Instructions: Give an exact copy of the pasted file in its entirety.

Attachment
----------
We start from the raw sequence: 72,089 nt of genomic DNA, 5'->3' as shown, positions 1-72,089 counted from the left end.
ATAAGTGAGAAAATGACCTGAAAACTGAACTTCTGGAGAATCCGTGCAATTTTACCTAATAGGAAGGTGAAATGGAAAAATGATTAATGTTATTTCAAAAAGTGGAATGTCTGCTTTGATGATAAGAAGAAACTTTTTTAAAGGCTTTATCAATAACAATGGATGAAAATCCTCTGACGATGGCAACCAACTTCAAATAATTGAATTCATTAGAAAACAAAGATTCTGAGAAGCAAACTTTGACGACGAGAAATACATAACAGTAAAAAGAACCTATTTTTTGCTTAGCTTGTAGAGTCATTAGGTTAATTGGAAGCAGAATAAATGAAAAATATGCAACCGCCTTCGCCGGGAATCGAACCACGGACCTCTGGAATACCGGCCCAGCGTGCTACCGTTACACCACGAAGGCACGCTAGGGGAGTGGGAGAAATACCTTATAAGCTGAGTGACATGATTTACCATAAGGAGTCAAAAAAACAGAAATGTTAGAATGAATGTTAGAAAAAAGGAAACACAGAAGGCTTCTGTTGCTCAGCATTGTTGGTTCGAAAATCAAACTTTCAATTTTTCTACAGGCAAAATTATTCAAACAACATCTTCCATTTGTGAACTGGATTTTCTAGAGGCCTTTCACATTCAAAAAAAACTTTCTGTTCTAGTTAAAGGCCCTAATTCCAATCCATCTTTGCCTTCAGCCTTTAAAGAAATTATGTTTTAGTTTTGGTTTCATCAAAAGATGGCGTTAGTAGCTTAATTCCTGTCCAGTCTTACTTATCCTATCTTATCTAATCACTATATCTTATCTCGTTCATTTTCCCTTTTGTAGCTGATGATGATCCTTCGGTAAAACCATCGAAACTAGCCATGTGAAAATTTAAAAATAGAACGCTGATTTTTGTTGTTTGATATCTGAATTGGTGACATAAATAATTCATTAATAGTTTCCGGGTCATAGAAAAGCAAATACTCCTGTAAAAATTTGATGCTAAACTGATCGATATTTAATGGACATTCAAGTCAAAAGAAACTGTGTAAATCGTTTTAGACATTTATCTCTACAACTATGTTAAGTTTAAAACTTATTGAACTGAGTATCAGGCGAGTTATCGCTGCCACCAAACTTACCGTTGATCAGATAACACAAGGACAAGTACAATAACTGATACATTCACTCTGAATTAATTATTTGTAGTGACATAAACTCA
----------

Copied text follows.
We start from the raw sequence: 72,089 nt of genomic DNA, 5'->3' as shown, positions 1-72,089 counted from the left end.
ATAAGTGAGAAAATGACCTGAAAACTGAACTTCTGGAGAATCCGTGCAATTTTACCTAATAGGAAGGTGAAATGGAAAAATGATTAATGTTATTTCAAAAAGTGGAATGTCTGCTTTGATGATAAGAAGAAACTTTTTTAAAGGCTTTATCAATAACAATGGATGAAAATCCTCTGACGATGGCAACCAACTTCAAATAATTGAATTCATTAGAAAACAAAGATTCTGAGAAGCAAACTTTGACGACGAGAAATACATAACAGTAAAAAGAACCTATTTTTTGCTTAGCTTGTAGAGTCATTAGGTTAATTGGAAGCAGAATAAATGAAAAATATGCAACCGCCTTCGCCGGGAATCGAACCACGGACCTCTGGAATACCGGCCCAGCGTGCTACCGTTACACCACGAAGGCACGCTAGGGGAGTGGGAGAAATACCTTATAAGCTGAGTGACATGATTTACCATAAGGAGTCAAAAAAACAGAAATGTTAGAATGAATGTTAGAAAAAAGGAAACACAGAAGGCTTCTGTTGCTCAGCATTGTTGGTTCGAAAATCAAACTTTCAATTTTTCTACAGGCAAAATTATTCAAACAACATCTTCCATTTGTGAACTGGATTTTCTAGAGGCCTTTCACATTCAAAAAAAACTTTCTGTTCTAGTTAAAGGCCCTAATTCCAATCCATCTTTGCCTTCAGCCTTTAAAGAAATTATGTTTTAGTTTTGGTTTCATCAAAAGATGGCGTTAGTAGCTTAATTCCTGTCCAGTCTTACTTATCCTATCTTATCTAATCACTATATCTTATCTCGTTCATTTTCCCTTTTGTAGCTGATGATGATCCTTCGGTAAAACCATCGAAACTAGCCATGTGAAAATTTAAAAATAGAACGCTGATTTTTGTTGTTTGATATCTGAATTGGTGACATAAATAATTCATTAATAGTTTCCGGGTCATAGAAAAGCAAATACTCCTGTAAAAATTTGATGCTAAACTGATCGATATTTAATGGACATTCAAGTCAAAAGAAACTGTGTAAATCGTTTTAGACATTTATCTCTACAACTATGTTAAGTTTAAAACTTATTGAACTGAGTATCAGGCGAGTTATCGCTGCCACCAAACTTACCGTTGATCAGATAACACAAGGACAAGTACAATAACTGATACATTCACTCTGAATTAATTATTTGTAGTGACATAAACTCA